Vandenberg Air Force Base is first in line to continue hosting the formal training unit for intercontinental ballistic missile operators as new nuclear missiles come online over the next two decades.
Acting Air Force Secretary John Roth tapped the California base as the preferred location for specialized training on the future ICBMs, currently known as the Ground-Based Strategic Deterrent, pending an environmental review, the service said Thursday. A final decision will come once that review is done.
Vandenberg already hosts operations courses for the current ICBM fleet at the 381st Training Group. Also at the base is the 576th Flight Test Squadron, which handles Minuteman III test launches throughout the year to ensure the missile systems are working properly and to vet upgrades.
GBSD missiles will replace all 400 operational Minuteman III missiles in silos across the United States between fiscal 2029 and 2036, according to the Air Force. The land-based portion of the American nuclear triad sits underground in parts of Montana, North Dakota, Wyoming, Nebraska and Colorado.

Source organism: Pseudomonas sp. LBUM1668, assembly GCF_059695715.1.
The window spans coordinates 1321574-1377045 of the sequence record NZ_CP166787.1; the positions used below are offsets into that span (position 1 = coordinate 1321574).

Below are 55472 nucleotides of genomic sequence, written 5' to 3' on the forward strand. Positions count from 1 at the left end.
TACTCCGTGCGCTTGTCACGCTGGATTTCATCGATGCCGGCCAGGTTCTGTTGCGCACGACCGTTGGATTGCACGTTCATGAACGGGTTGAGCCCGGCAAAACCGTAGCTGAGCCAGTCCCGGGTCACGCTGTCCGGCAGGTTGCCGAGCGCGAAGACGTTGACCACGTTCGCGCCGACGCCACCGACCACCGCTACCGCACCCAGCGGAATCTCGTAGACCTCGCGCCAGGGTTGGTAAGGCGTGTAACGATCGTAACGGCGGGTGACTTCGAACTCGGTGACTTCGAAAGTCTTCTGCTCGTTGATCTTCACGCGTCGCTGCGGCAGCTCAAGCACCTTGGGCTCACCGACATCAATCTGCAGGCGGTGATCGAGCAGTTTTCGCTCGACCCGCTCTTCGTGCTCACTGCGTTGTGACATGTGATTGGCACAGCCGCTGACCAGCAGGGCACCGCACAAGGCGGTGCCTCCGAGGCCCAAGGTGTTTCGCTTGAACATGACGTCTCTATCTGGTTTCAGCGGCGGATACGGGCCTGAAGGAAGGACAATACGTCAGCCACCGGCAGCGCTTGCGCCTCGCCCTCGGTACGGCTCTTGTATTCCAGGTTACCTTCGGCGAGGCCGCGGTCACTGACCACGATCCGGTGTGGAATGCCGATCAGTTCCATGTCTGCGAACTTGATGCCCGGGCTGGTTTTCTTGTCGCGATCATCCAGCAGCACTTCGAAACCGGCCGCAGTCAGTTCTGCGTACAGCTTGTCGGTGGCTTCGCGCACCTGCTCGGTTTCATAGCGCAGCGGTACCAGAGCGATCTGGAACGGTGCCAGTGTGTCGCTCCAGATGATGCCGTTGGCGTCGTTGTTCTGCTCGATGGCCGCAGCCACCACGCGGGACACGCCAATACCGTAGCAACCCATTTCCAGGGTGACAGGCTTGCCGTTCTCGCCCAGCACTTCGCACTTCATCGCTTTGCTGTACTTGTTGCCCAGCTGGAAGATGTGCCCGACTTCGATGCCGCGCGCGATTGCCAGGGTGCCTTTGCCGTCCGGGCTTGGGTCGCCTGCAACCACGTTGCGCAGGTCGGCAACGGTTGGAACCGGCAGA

Northrop Grumman is the prime contractor building a modern, longer-range missile fleet, estimated to cost as much as $264 billion — plus another $14.8 billion for the nuclear warheads — for development, assembly and decades of operation.
“We are fully committed to the GBSD program of record, which will ensure our nation’s nuclear force is ready to meet the warfighting needs of today and tomorrow,” Air Force Chief of Staff Gen. Charles “CQ” Brown said in a press release.
Rachel Cohen is the editor of Air Force Times. She joined the publication as its senior reporter in March 2021. Her work has appeared in the Washington Post, the Frederick News-Post (Md.), Air and Space Forces Magazine, Inside Defense, Inside Health Policy and elsewhere.